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Language is diverse in India. Their schools teach 58 different languages. The nation has newspapers in 87 languages, radio programs broadcast in 71 languages, and films are produced in 15 different languages.

The reason behind such diversity is the fact that the Indian subcontinent consists of a number of separate linguistic communities each of which share a common language and culture. The people of India speak many languages and dialects, which are mostly varieties of about 15 principal languages.

Some Indian languages have a long literary history - Sanskrit literature is more than 5,000 years old and Tamil 3,000. India also has some languages that do not have written forms. There are 18 officially recognized languages in India (Konkani, Manipuri and Nepali were added in 1992) and each has produced a literature of great vitality and richness.

All stand for a homogeneous culture that is the essence of the great Indian literature, but each is distinctive in parts. This is an evolution in a land of myriad dialects, and the number of people speaking each language varies greatly. For example, Hindi has more than 250 million speakers, but relatively few people speak Andamanese.

Although some of the languages are called "tribal" or "aboriginal," their populations may be larger than those who speak some European languages. For example, Bhili and Santali. Both are tribal languages, but each have more than 4 million speakers. Gondi is spoken by nearly 2 million people.

The Indian languages belong to four language families: Indo-European, Dravidian, Mon-Khmer, and Sino-Tibetan. Indo-European and Dravidian languages are used by a large majority of India's population. The language families divide roughly into geographic groups. Languages of the Indo-European group are spoken mainly in northern and central regions.

The languages of southern India are mainly of the Dravidian group. Some ethnic groups in Assam and other parts of eastern India speak languages of the Mon-Khmer group. People in the northern Himalayan region and near the Burmese border speak Sino-Tibetan languages.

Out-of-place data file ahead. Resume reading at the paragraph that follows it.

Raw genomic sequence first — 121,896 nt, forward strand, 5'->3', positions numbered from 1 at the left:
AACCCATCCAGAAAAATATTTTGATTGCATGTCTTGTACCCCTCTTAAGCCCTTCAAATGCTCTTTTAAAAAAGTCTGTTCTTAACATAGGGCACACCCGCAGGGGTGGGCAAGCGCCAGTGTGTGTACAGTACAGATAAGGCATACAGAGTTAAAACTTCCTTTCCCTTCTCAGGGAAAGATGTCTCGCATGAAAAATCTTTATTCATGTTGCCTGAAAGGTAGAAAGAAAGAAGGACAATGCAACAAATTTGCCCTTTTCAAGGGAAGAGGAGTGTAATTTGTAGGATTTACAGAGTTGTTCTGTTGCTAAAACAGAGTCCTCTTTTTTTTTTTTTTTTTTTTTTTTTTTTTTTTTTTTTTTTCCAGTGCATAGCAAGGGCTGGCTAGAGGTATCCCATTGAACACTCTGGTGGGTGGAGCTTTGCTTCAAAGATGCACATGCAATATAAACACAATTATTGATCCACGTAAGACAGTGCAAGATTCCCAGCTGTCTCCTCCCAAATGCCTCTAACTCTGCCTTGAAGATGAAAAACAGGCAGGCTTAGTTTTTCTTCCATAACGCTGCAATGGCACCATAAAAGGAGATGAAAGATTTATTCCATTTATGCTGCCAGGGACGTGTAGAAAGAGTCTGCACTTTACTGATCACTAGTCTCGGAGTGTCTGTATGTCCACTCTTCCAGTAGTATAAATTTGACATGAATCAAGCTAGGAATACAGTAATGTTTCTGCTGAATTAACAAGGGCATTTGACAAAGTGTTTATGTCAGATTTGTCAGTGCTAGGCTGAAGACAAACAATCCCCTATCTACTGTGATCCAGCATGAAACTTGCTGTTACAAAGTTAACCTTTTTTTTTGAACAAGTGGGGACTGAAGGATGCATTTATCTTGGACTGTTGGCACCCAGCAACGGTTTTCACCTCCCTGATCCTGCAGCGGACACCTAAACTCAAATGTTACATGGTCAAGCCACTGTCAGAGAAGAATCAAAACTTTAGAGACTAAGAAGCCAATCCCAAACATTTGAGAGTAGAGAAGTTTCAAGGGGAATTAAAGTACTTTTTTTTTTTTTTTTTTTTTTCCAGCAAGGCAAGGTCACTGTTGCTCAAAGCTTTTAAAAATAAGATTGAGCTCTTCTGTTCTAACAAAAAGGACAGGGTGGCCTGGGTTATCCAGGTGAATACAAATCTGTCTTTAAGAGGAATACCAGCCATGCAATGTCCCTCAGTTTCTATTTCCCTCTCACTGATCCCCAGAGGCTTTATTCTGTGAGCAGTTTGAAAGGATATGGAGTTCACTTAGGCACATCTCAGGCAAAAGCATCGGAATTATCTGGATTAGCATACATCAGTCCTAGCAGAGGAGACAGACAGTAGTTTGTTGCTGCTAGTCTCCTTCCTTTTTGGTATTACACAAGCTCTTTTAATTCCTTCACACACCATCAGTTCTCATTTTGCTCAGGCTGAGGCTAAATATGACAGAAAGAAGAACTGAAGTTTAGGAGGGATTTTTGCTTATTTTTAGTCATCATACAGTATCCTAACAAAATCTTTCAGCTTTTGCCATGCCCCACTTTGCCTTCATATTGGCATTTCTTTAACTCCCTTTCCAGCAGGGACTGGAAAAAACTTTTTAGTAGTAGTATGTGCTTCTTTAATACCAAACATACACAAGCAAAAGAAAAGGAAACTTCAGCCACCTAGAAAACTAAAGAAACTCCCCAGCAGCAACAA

Speakers of 54 different languages of the Indo-European family make up about three-quarters of India's population. Twenty Dravidian languages are spoken by nearly a quarter of the people. Speakers of 20 Mon-Khmer languages and 98 Sino-Tibetan languages together make up about 2 percent of the population.

The heritage of the ancient and medieval periods of Indian culture is still a part of India today. But when India became exposed to European culture (and eventually became part of the British Empire) it came heavily under the influence of Western ideas. Some Indian writers reacted to the European presence by reviving the ancient values of Hinduism. Other writers eagerly adopted Western forms of writing such as journalism and the novel.

The modern period of Indian literature began in the 1800's, a period of great social change. All the major languages evolved a thriving literature which they still possess. The most important development was the increased importance of prose. Although prose works had existed in earlier Indian literature, most traditional texts (which were largely religious in content or feeling) had been written in verse. During the modern period, Indian prose achieved maturity as a vehicle for expressing a wide range of ideas.

Two related developments helped the process of change. One was the introduction of the printing press by Christian missionaries (scribes had hand-copied texts in earlier times). The other development was the birth of Indian journalism. The spread of Western-style education helped produce a new readership for the new literature. Writers expressed ideas of social reform, and laid great emphasis on realism.


 

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  • This page was last modified on 10 August 2008, at 09:26.
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